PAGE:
Disease management strategies for celery in the greenhouse

Editor’s note: This article is from the archives of the MSU Crop Advisory Team Alerts. Check the label of any pesticide referenced to ensure your use is included.

Damping-off (caused by Pythium spp., Phytophthora spp. and Rhizoctonia sp.) affects all vegetable seedlings and is also common among flowering bedding plants. Damping-off results in collapse of the plant at the soil surface. To prevent damping-off, avoid over-watering because some fungi that cause damping-off prefer wet conditions.

Good sanitation is the key and ensures that root rot problems from one crop are not carried over to another crop. Root rot pathogens survive in the greenhouse in soil particles or plant parts clinging to containers, benches, walkways and equipment. If root rot occurs, remove and destroy the diseased plants. Also, remove healthy-appearing plants that are immediately adjacent to the dead plants because the disease may have already spread to them although they are not yet showing symptoms. Plug sheets containing diseased transplants should not be reused.

Botrytis gray mold can infect all vegetable transplants causing an irregular brown spotting or “blight” of leaves and stem cankers. This is the same Botrytis that infects a wide range of floriculture crops producing gray masses of powdery spores. In vegetable transplants, Botrytis is a threat when plants grow and form a canopy of leaves keeping the relative humidity high which favors disease. Since the fungus that causes gray mold depends on water to germinate on the plant surface, increasing air circulation through fans and reducing the relative humidity by venting or heating (depending on outside temperatures) will help prevent condensation of water on plant surfaces and thereby reduce the occurrence of gray mold. Watering early in the day will help ensure that the plants dry by evening, reducing the occurrence of disease.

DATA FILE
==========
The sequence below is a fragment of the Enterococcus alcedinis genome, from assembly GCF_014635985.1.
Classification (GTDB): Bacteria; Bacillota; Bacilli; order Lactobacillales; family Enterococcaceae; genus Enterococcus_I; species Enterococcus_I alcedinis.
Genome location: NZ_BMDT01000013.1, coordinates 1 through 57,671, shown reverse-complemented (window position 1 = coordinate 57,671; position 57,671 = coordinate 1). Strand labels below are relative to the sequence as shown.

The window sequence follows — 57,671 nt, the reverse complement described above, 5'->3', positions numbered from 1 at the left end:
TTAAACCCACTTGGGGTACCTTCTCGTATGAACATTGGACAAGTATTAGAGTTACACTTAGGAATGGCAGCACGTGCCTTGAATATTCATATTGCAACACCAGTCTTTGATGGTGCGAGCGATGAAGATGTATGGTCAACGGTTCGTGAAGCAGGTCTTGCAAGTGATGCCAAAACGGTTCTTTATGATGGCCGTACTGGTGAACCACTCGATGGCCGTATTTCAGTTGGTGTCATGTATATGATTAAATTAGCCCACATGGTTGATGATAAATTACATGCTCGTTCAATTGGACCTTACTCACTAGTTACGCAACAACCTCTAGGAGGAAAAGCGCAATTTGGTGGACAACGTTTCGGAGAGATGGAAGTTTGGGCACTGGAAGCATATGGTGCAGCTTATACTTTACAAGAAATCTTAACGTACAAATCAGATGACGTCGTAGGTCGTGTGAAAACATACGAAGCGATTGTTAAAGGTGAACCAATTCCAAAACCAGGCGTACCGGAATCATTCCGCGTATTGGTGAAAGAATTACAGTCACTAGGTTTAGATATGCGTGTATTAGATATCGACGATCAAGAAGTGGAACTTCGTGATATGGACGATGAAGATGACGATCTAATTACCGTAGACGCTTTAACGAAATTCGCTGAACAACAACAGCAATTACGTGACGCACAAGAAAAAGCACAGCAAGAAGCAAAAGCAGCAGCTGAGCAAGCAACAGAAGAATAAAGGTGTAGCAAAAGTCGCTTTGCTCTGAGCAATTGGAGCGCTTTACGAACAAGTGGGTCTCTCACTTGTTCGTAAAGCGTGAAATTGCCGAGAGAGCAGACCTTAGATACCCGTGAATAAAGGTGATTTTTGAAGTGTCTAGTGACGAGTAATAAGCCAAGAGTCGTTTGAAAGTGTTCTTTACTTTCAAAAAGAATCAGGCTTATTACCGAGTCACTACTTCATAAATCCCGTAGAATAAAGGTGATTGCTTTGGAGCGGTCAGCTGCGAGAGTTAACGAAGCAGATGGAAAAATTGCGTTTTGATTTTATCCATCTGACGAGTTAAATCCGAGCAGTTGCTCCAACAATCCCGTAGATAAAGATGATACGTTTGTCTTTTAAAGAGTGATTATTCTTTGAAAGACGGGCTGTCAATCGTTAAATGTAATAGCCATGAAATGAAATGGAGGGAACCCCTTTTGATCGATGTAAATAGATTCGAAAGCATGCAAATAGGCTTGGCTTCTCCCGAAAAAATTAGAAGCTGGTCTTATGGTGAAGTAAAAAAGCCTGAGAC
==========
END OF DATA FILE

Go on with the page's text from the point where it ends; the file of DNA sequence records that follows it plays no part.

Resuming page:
Bacterial disease can infect celery resulting in blighting. Not all spotting on the foliage is caused by fungi. It is important to distinguish between spots caused by fungi and bacteria because disease management differs. Bacterial disease causes small, dark-brown spots surrounded by a yellow “halo” on the leaves. A diagnosis from an extension agent or other knowledgeable professional is often warranted to separate symptoms of bacterial diseases from symptoms caused by fungi or other causes.

Celery seedlings with bacterial disease should be immediately removed from the greenhouse and destroyed. In addition, seedlings immediately adjacent to those showing symptoms should also be removed and destroyed. Although epidemics may seem to appear overnight, chances are it began in just a few plants and progressed unnoticed for a couple of weeks. Plug sheets containing infected transplants should not be reused. Removing infected transplants from the greenhouse is the most critical component of managing bacterial diseases once they’ve been introduced.

Bacteria move readily in a film of water and can spread through splash droplets. It is important, therefore, to water plants early enough in the day to ensure that the foliage dries completely by evening. Good ventilation, circulation, and low relative humidity are also important in helping to maintain dry foliage. Clipping, pruning, or any other type of injury provides a means for the bacteria to enter the plant and should be avoided.

Dr. Hausbeck’s work is funded in part by MSU‘s AgBioResearch.

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